The World’s Oldest Panda Was Just Put to Sleep in Hong Kong

The World’s Oldest Panda Was Just Put to Sleep in Hong KongThe World’s Oldest Panda Was Just Put to Sleep in Hong Kong
Editorial Staff
October 17, 2016
Jia Jia, the world’s oldest panda, was put to sleep in her enclosure today at the age of 38, or about 114 in panda years.
The giant panda, whose name means “good” in Chinese, was born in the wild in 1978 before being rescued in Sichuan province in 1980. In 1999, Jia Jia was presented to Hong Kong as a gift from the central government along with fellow panda An An. Jia Jia had lived in Hong Kong’s Ocean Park since then.
Jia Jia’s health had been rapidly deteriorating in the past two weeks from age-related issues that saw a rapid decline in her food consumption and weight. She was previously diagnosed with high blood pressure, arthritis and cataracts in both eyes.
On Sunday morning, she was unable to walk and spent the whole day lying down.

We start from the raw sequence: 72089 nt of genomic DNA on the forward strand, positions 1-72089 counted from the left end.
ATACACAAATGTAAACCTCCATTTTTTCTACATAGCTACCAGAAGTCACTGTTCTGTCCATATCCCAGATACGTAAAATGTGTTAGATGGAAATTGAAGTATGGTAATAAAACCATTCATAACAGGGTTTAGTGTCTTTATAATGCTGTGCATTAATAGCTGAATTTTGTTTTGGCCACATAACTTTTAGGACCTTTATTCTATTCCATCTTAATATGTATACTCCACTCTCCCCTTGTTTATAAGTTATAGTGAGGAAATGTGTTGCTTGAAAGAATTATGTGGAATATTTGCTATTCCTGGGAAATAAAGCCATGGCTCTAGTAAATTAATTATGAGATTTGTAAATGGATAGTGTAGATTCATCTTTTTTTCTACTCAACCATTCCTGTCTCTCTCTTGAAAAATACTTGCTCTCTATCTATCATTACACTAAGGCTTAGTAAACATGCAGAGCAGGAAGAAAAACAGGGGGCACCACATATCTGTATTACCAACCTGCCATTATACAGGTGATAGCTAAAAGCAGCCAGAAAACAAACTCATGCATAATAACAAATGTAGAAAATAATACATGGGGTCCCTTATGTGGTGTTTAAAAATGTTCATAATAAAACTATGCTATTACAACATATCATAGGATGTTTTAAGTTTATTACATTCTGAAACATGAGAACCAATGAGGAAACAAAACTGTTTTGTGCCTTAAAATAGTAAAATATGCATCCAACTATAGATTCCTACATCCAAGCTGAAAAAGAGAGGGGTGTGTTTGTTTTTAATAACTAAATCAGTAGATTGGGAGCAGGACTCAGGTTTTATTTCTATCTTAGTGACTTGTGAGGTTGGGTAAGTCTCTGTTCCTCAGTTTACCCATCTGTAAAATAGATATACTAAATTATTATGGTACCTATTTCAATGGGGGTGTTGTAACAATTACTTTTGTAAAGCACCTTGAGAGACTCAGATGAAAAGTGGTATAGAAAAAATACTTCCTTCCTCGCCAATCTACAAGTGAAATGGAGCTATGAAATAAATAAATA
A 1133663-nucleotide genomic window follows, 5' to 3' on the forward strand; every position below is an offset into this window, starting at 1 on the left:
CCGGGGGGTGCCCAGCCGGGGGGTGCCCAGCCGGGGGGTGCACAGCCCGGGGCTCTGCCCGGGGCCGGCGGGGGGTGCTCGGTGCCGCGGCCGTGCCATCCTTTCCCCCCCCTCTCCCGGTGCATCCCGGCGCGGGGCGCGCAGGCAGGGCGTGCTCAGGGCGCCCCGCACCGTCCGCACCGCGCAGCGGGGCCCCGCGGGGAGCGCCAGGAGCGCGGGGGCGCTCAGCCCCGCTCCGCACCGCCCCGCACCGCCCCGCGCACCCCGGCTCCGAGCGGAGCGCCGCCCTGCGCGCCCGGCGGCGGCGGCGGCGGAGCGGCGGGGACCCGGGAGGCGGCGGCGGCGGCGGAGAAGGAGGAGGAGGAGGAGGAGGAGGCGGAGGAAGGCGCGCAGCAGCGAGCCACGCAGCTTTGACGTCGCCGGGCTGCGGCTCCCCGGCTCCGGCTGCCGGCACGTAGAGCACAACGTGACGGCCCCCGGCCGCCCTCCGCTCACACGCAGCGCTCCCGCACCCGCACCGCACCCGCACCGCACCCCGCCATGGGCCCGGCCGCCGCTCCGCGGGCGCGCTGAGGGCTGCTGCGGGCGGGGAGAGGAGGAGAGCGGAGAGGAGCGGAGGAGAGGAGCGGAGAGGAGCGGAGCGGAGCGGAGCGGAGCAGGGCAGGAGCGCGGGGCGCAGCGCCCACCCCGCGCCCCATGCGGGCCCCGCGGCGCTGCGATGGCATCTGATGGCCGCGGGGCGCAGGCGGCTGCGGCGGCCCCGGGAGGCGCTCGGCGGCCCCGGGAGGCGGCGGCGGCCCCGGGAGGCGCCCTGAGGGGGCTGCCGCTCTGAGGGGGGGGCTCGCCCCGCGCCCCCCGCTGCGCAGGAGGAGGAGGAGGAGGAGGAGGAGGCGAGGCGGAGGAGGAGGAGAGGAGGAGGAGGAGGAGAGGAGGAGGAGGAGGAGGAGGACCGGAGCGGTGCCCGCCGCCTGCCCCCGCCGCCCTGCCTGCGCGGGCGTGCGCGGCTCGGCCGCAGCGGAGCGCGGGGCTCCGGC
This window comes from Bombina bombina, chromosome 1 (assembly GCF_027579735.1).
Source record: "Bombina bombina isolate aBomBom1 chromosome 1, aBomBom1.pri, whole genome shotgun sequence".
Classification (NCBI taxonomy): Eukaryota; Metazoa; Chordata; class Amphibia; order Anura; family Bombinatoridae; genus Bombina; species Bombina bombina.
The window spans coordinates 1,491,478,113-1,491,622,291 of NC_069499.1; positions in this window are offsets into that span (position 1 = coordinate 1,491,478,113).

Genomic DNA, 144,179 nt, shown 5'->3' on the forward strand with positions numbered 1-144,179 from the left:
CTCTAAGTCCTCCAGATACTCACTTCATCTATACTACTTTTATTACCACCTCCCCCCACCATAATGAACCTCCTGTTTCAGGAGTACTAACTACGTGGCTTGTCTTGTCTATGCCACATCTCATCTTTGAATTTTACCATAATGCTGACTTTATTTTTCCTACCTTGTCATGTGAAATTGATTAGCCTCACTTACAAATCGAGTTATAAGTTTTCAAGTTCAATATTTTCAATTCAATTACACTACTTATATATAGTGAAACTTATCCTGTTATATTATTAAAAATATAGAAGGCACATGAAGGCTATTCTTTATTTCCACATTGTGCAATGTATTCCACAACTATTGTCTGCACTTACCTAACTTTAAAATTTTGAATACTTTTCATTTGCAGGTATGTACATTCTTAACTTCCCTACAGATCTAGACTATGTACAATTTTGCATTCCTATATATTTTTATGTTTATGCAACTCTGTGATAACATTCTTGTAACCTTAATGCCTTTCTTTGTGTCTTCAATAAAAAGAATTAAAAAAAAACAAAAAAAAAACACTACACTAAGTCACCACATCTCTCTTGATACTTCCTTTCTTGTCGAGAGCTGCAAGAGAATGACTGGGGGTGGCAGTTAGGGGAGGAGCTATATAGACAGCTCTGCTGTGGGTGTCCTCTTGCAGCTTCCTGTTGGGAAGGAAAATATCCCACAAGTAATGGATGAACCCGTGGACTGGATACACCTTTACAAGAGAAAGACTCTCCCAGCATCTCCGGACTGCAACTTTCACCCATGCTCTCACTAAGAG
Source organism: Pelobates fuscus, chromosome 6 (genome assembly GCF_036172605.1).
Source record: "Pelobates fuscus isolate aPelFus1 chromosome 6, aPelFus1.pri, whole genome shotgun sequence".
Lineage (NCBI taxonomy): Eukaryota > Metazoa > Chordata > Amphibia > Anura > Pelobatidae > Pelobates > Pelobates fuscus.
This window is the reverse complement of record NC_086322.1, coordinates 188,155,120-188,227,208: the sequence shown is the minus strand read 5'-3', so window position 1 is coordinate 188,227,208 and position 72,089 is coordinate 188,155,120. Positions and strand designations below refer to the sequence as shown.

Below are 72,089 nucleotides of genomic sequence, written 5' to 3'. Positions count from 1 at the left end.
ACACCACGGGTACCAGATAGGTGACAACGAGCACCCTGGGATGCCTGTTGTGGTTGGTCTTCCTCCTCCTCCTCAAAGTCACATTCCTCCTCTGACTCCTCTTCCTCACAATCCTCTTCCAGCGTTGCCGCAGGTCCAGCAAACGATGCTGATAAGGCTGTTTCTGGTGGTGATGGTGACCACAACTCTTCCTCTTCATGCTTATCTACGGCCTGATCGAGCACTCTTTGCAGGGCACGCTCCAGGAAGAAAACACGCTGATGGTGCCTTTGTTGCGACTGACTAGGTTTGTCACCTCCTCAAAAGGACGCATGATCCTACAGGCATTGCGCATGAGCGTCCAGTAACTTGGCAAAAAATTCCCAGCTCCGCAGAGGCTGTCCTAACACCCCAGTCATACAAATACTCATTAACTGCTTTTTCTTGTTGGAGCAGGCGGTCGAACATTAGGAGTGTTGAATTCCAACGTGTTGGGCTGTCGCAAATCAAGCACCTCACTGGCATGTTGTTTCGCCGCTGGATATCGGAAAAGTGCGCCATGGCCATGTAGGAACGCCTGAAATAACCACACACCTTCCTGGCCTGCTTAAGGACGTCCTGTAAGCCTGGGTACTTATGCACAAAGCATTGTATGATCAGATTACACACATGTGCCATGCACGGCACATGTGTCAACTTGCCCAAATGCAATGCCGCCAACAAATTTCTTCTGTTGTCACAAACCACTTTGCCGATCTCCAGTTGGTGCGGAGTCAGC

Ocean Park veterinarians along with vets from the Agriculture, Fisheries and Conservation Department agreed to put the giant panda to sleep. The procedure was performed by Dr. Paolo Martelli, Ocean Park’s director for veterinary service, at about 6 p.m. in Jia Jia’s den in the Hong Kong Jockey Club Sichuan Treasures enclosure.
Leo Kung Lin-cheng, the chairman of Ocean Park, said of Jia Jia’s passing:
“Jia Jia was a member of their family who had spent 17 wonderful years with Hong Kong people, and she will be deeply missed.”
He also thanked Jia Jia for the wonderful experiences she brought to Hong Kongand all her visitors from around the world.
Ocean Park now has three remaining pandas including the 30-year-old An An, the world’s second oldest male panda in captivity. An An has also been diagnosed with old age-related issues like high blood pressure and arthritic pain. He is joined by 11-year-old giant pandas Ying Ying and Le Le who are both in great health.
Pandas in the wild typically only live below 20 years while pandas in captivity can live much longer when they are cared for by humans.
Source: SCMP
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